San Francisco native Eli Akira Kaufman spent his first decade in Japan, Iran and Belgium where his Japanese American mother and Russian Jewish father taught in international schools. A graduate of Oberlin College, Kaufman completed his MFA in directing at The UCLA School of Theater, Film and Television. As an IFP/West Project: Involve Honoree, Kaufman worked with the Polish Brothers on their third film, Northfolk. Kaufman has written and directed several short films including Birthday Haiku, and Winning the Peace for Showtime. Kaufman has also directed live theater for The Francis Ford Coppola One Act Play Festival and was the recipient of the Jim Morrison Prize for directing, the Caucus for Television Producers, Writers and Directors Foundation Production Grant, and the Alfred P. Sloan Production Award for his thesis film script, California King which was honored by The Academy of Television Arts and Sciences with a Student Emmy. Kaufman taught 11th and 12th grade literature and a film elective at Wildwood School in West Los Angeles and is an Adjunct Professor of film and television at Antelope Valley College in Lancaster where he also co-hosts The Antelope Valley Cinema Series. Before being named a CBS Diversity Institute Directing Initiative Fellow, Kaufman was a director trainee on Shark (CBS), Mad Men (AMC) and Bones (Fox). He currently works as the Events Coverage Producer at FilmINDependent.ORG while he preps to shoot his first feature, Recognition.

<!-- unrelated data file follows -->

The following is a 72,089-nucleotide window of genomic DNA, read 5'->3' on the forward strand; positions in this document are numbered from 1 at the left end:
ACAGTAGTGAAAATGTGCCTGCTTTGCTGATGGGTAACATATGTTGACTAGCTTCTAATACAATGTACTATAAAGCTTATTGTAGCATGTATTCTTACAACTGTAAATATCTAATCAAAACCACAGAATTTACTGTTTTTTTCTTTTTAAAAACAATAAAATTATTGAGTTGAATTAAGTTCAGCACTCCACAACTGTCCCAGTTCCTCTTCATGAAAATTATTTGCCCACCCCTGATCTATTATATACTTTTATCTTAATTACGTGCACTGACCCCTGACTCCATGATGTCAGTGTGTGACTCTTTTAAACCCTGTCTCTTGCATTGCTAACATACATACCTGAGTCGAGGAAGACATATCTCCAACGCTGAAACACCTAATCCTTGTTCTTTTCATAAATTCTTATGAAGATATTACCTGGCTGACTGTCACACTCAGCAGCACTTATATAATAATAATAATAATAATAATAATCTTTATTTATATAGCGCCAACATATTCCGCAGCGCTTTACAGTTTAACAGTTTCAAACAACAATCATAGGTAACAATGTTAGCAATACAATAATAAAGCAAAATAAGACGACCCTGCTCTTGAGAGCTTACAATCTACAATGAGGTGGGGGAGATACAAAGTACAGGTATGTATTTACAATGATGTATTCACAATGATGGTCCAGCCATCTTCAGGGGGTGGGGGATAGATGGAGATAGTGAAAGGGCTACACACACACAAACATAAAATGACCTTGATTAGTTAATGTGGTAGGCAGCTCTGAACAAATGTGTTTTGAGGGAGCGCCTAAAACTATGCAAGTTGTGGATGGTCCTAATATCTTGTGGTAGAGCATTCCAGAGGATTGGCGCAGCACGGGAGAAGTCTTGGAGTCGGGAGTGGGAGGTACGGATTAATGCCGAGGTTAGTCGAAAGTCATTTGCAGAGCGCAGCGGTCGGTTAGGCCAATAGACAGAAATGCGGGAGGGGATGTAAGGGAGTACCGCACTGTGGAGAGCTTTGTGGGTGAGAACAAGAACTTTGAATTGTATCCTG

Eli Akira Kaufman was awarded a Production grant at UCLA in 2003 for California King